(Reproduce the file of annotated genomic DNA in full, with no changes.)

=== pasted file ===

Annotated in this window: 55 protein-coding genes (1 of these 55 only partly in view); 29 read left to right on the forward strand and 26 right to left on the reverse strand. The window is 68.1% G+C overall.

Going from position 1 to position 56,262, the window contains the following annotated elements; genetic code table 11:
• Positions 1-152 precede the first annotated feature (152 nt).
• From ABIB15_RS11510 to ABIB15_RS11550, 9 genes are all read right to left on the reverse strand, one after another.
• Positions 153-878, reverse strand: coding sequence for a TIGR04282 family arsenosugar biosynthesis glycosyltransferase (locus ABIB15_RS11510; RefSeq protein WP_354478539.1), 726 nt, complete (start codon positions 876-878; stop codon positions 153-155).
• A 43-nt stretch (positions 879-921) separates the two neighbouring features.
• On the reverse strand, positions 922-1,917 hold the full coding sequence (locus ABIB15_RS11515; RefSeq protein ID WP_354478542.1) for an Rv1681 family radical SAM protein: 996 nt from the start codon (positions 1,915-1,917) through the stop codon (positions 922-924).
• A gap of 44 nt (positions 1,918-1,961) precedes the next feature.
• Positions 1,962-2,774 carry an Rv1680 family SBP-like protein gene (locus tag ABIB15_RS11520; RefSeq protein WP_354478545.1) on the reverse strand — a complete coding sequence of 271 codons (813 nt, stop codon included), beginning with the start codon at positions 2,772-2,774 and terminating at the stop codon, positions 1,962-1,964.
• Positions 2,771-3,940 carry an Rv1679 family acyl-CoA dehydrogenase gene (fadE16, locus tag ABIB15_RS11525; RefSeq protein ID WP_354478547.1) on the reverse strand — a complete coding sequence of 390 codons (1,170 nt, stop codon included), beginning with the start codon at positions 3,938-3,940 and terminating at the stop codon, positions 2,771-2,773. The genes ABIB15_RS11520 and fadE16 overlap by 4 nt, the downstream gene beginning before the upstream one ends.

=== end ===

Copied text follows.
Annotated in this window: 55 protein-coding genes (1 of these 55 only partly in view); 29 read left to right on the forward strand and 26 right to left on the reverse strand. The window is 68.1% G+C overall.

Going from position 1 to position 56,262, the window contains the following annotated elements; genetic code table 11:
• Positions 1-152 precede the first annotated feature (152 nt).
• From ABIB15_RS11510 to ABIB15_RS11550, 9 genes are all read right to left on the reverse strand, one after another.
• Positions 153-878, reverse strand: coding sequence for a TIGR04282 family arsenosugar biosynthesis glycosyltransferase (locus ABIB15_RS11510; RefSeq protein WP_354478539.1), 726 nt, complete (start codon positions 876-878; stop codon positions 153-155).
• A 43-nt stretch (positions 879-921) separates the two neighbouring features.
• On the reverse strand, positions 922-1,917 hold the full coding sequence (locus ABIB15_RS11515; RefSeq protein ID WP_354478542.1) for an Rv1681 family radical SAM protein: 996 nt from the start codon (positions 1,915-1,917) through the stop codon (positions 922-924).
• A gap of 44 nt (positions 1,918-1,961) precedes the next feature.
• Positions 1,962-2,774 carry an Rv1680 family SBP-like protein gene (locus tag ABIB15_RS11520; RefSeq protein WP_354478545.1) on the reverse strand — a complete coding sequence of 271 codons (813 nt, stop codon included), beginning with the start codon at positions 2,772-2,774 and terminating at the stop codon, positions 1,962-1,964.
• Positions 2,771-3,940 carry an Rv1679 family acyl-CoA dehydrogenase gene (fadE16, locus tag ABIB15_RS11525; RefSeq protein ID WP_354478547.1) on the reverse strand — a complete coding sequence of 390 codons (1,170 nt, stop codon included), beginning with the start codon at positions 3,938-3,940 and terminating at the stop codon, positions 2,771-2,773. The genes ABIB15_RS11520 and fadE16 overlap by 4 nt, the downstream gene beginning before the upstream one ends.